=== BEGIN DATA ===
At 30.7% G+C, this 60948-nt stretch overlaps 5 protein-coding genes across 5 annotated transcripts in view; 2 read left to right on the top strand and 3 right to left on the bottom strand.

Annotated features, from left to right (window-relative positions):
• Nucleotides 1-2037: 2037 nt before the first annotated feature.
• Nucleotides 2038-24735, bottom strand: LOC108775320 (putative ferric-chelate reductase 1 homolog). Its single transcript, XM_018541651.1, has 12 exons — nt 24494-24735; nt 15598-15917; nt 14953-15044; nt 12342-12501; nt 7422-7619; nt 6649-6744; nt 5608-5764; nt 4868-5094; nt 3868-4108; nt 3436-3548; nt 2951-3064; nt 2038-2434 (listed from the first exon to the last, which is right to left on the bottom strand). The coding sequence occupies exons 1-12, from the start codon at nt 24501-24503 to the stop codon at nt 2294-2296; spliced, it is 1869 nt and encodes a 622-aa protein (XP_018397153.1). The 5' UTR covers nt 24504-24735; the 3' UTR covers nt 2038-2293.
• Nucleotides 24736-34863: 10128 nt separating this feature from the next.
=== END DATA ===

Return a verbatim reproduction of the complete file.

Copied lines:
At 30.7% G+C, this 60948-nt stretch overlaps 5 protein-coding genes across 5 annotated transcripts in view; 2 read left to right on the top strand and 3 right to left on the bottom strand.

Annotated features, from left to right (window-relative positions):
• Nucleotides 1-2037: 2037 nt before the first annotated feature.
• Nucleotides 2038-24735, bottom strand: LOC108775320 (putative ferric-chelate reductase 1 homolog). Its single transcript, XM_018541651.1, has 12 exons — nt 24494-24735; nt 15598-15917; nt 14953-15044; nt 12342-12501; nt 7422-7619; nt 6649-6744; nt 5608-5764; nt 4868-5094; nt 3868-4108; nt 3436-3548; nt 2951-3064; nt 2038-2434 (listed from the first exon to the last, which is right to left on the bottom strand). The coding sequence occupies exons 1-12, from the start codon at nt 24501-24503 to the stop codon at nt 2294-2296; spliced, it is 1869 nt and encodes a 622-aa protein (XP_018397153.1). The 5' UTR covers nt 24504-24735; the 3' UTR covers nt 2038-2293.
• Nucleotides 24736-34863: 10128 nt separating this feature from the next.